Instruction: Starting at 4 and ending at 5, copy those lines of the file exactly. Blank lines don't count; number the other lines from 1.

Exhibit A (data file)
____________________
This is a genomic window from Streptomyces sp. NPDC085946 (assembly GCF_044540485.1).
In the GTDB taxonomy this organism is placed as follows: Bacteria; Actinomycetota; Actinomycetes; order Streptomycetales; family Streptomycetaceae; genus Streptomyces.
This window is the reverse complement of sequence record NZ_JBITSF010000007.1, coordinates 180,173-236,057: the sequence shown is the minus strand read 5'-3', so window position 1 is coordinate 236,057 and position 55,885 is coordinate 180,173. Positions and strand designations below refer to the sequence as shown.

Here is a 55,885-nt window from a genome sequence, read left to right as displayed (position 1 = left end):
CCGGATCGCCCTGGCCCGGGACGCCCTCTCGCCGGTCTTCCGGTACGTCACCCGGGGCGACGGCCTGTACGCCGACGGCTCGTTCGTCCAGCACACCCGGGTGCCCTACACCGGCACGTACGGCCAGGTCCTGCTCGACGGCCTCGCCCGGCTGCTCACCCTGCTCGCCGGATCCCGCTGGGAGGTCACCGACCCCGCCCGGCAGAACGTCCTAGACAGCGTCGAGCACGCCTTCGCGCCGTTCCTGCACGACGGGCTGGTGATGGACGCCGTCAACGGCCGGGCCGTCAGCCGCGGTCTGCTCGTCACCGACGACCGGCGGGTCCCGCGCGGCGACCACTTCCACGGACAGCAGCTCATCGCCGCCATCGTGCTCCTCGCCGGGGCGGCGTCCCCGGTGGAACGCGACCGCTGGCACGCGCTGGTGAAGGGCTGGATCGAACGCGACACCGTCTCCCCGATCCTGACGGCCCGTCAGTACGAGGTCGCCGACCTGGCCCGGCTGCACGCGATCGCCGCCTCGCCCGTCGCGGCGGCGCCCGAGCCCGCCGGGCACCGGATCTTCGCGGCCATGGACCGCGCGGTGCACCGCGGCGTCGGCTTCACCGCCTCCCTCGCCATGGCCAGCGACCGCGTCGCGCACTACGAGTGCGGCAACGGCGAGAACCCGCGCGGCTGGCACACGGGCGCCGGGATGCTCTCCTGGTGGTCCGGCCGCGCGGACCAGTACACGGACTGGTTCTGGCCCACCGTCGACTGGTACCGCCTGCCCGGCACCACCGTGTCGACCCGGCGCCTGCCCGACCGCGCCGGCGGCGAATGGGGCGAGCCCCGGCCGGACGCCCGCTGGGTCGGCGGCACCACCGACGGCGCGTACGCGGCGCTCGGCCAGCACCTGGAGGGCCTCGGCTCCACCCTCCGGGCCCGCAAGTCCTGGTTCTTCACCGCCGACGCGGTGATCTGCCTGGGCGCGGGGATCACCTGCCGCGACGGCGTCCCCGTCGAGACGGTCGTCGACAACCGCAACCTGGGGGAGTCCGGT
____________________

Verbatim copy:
Here is a 55,885-nt window from a genome sequence, read left to right as displayed (position 1 = left end):
CCGGATCGCCCTGGCCCGGGACGCCCTCTCGCCGGTCTTCCGGTACGTCACCCGGGGCGACGGCCTGTACGCCGACGGCTCGTTCGTCCAGCACACCCGGGTGCCCTACACCGGCACGTACGGCCAGGTCCTGCTCGACGGCCTCGCCCGGCTGCTCACCCTGCTCGCCGGATCCCGCTGGGAGGTCACCGACCCCGCCCGGCAGAACGTCCTAGACAGCGTCGAGCACGCCTTCGCGCCGTTCCTGCACGACGGGCTGGTGATGGACGCCGTCAACGGCCGGGCCGTCAGCCGCGGTCTGCTCGTCACCGACGACCGGCGGGTCCCGCGCGGCGACCACTTCCACGGACAGCAGCTCATCGCCGCCATCGTGCTCCTCGCCGGGGCGGCGTCCCCGGTGGAACGCGACCGCTGGCACGCGCTGGTGAAGGGCTGGATCGAACGCGACACCGTCTCCCCGATCCTGACGGCCCGTCAGTACGAGGTCGCCGACCTGGCCCGGCTGCACGCGATCGCCGCCTCGCCCGTCGCGGCGGCGCCCGAGCCCGCCGGGCACCGGATCTTCGCGGCCATGGACCGCGCGGTGCACCGCGGCGTCGGCTTCACCGCCTCCCTCGCCATGGCCAGCGACCGCGTCGCGCACTACGAGTGCGGCAACGGCGAGAACCCGCGCGGCTGGCACACGGGCGCCGGGATGCTCTCCTGGTGGTCCGGCCGCGCGGACCAGTACACGGACTGGTTCTGGCCCACCGTCGACTGGTACCGCCTGCCCGGCACCACCGTGTCGACCCGGCGCCTGCCCGACCGCGCCGGCGGCGAATGGGGCGAGCCCCGGCCGGACGCCCGCTGGGTCGGCGGCACCACCGACGGCGCGTACGCGGCGCTCGGCCAGCACCTGGAGGGCCTCGGCTCCACCCTCCGGGCCCGCAAGTCCTGGTTCTTCACCGCCGACGCGGTGATCTGCCTGGGCGCGGGGATCACCTGCCGCGACGGCGTCCCCGTCGAGACGGTCGTCGACAACCGCAACCTGGGGGAGTCCGGT